Writer-director Hadas Ben Aroya’s Israeli drama All Eyes Off Me is a good example of a “season” film, in which a minor character from one section of the film becomes a main character in the next, and so on. The film opens with a prologue starring Danny (Hadar Katz), a free-spirited bisexual who goes to a wild party looking for Max (Leib Levin), the boy who recently got her pregnant. The story then moves to Max, who has fallen deeply in love with Avishag (Elisheva Weil), who tests his devotion when she asks him to physically abuse her during sex. The film ends with Avishag developing a crush on Dror (Yoav Hait), an older and more spiritual man confused as to why a beautiful young woman desires him.

Ben Aroya seems more interested in exploring small moments of awkward human interactions than making a big statement. Because of this, “All Eyes Off Me” is elusive, which can be a bit frustrating as Ben Aroya dwells on long, circular conversations — or extended, explicit sex scenes — without a clear goal in mind.

But the film is refreshingly frank about the younger generation’s pursuit of sensual pleasure (and pain). And it’s graced by Weil’s superb performance as Avishag, a multi-layered character who swings from maudlin sentimentality to the extremes of human desire. One minute she’s crying while watching a singer in a reality TV competition on her broken phone screen. Next, she asks the boyfriend, whom she hardly likes, to hit and choke her. She is fascinating and frightening at the same time.

“All eyes off me.” In Hebrew with subtitles. Not rated. 1 hour, 28 minutes. Available on VOD

‘Legions’

Mixing freaky folklore with slapstick slapstick, Argentinian horror film Legions from writer-director Fabián Forte tells a story that spans generations before landing in a surprisingly emotional place. Germán De Silva plays Antonio, who served as a shaman in a remote, demon-ridden village before deciding to move to the city to give his daughter Helena (Lorena Vega) a better life. He’s trying to keep his devil fighting practice alive in his new urban world; but that only gets him thrown into an asylum where he must rally his fellow inmates to help him reach Helena before the coming blood moon unleashes her latent powers and awakens the forces of evil.

Forte spends much of Legion’s first hour building his premise and souring the info dumps with the hero explaining them to his eccentric friends at the institution (who are also staging a play based on his life). The blood-soaked final act then ties everything together, combining comical mayhem with a sweet family reunion as the heroes face a handrail of demons. It would be a stretch to say that the film has something profound to say about preserving legacies and cultural traditions; but the father-daughter bond makes it easy for these humans to root for them as they battle the hordes of hell.

“Legions.” In Spanish with subtitles. Not rated. 1 hour, 28 minutes. Available on VOD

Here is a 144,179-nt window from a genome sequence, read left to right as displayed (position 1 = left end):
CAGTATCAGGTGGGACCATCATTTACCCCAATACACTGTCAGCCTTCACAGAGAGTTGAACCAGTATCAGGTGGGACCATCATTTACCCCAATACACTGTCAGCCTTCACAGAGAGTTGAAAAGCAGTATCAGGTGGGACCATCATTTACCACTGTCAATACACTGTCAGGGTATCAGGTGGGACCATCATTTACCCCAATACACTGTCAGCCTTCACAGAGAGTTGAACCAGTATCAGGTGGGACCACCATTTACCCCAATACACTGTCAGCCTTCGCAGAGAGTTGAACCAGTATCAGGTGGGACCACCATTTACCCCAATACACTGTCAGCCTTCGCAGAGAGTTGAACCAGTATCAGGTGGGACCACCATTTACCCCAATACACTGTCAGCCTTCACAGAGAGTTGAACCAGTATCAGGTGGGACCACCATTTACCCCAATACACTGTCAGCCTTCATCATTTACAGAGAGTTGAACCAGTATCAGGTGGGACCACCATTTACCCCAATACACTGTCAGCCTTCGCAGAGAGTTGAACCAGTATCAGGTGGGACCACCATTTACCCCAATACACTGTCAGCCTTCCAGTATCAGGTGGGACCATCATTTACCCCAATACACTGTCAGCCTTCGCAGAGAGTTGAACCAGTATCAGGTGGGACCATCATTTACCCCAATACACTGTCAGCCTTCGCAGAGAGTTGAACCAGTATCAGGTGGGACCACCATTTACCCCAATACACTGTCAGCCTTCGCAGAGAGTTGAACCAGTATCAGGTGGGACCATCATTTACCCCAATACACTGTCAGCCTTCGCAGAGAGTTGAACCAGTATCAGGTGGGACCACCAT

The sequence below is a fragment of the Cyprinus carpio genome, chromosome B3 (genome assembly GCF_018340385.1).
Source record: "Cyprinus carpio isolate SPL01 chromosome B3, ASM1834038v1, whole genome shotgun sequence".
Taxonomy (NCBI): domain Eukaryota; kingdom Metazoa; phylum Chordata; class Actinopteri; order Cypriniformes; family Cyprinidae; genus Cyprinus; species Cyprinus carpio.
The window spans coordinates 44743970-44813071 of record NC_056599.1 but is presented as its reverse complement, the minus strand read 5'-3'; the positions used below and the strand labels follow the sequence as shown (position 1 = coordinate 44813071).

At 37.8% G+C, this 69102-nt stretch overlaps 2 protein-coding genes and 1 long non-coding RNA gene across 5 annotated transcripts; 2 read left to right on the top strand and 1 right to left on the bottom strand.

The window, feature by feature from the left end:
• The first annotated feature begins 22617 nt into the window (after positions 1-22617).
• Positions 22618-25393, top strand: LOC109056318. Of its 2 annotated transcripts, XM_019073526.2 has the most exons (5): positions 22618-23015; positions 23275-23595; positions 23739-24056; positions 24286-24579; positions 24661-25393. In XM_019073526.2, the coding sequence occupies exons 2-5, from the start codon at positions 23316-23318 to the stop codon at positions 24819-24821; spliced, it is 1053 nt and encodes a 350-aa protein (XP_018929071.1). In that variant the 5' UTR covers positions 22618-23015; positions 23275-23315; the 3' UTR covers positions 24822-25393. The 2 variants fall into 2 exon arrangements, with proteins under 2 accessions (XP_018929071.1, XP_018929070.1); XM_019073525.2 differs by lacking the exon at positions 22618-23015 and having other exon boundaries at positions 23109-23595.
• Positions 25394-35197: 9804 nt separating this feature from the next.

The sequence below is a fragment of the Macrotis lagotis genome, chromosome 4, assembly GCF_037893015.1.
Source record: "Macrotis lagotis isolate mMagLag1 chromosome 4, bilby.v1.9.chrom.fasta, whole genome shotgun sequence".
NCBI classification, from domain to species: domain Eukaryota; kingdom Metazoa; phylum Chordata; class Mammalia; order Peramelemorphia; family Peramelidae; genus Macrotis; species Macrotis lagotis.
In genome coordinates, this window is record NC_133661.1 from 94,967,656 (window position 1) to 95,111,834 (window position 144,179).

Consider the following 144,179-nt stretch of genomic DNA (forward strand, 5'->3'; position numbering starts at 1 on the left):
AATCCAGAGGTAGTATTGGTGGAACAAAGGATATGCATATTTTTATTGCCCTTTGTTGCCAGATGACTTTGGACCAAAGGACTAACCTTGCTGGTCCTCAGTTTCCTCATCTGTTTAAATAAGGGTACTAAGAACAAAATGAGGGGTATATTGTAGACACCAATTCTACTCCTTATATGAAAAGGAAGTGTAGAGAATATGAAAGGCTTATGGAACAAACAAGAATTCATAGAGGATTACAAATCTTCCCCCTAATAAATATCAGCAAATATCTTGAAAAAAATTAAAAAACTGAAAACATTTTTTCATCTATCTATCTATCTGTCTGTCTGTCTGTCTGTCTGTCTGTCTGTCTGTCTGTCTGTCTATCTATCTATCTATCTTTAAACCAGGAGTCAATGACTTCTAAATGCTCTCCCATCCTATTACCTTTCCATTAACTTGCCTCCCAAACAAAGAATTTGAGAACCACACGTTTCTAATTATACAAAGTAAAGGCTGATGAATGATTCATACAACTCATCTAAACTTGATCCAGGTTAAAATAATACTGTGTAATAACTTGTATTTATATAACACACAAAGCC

“Sorry about the demon”

The haunted house film Sorry About the Demon addresses a question seldom asked in demonic possession stories: What if you tried to negotiate with the evil spirits? In the opening scene of Emily Hagin’s light-hearted horror comedy, a family lures a basement-dwelling beast named Deomonous from their daughter by promising her a replacement soul. That’s where Will (Jon Michael Simpson) comes in, a newly laid-off git in need of a place to stay and who’s renting the cursed mansion at a suspiciously low price. He’s soon tormented by Deomonous… until the demon decides Will is too big a loser to possess. “Sorry About the Demon” is too sluggish and the jokes and performances have a broad tone that turns cheesy. But the central comic premise is a hoot; and the film has an unexpectedly philosophical dimension. What will satisfy Deomonous? What about Will? Heck, what does each of us really want?

‘Sorry about the demon.’ Not rated. 1 hour 45 minutes. Available from Shudder

Also on VOD

A young man operating a 16mm film camera in the film

Gabriel LaBelle in The Fabelmans, co-written, produced and directed by Steven Spielberg.

(Merie Weismiller Wallace / Universal Pictures / Amblin Entertainment)

“The Fable Men” is one of this year’s Oscar frontrunners – and not just because almost every Steven Spielberg film inevitably rakes in a few nominations. No, this film is unusually resonant, using Spielberg’s own childhood fascination with cinema – and the pain of seeing his parents’ marriage fail – as context for a poignant coming-of-age story about a child wielding the power of illusion likewise learns his own begin to fall off. Available on VOD; also plays theater in general publication

Now available on DVD and Blu-ray

“The menu” brutally parodies foodie culture via the darkly funny story of a burnt-out celebrity chef (Ralph Fiennes) who invites a group of snobs to his private island, where he feeds them high-end cuisine and physically harms them. The DVD/Blu-ray edition includes three deleted scenes and a long behind-the-scenes look. Fox Searchlight (also available to stream on HBO Max)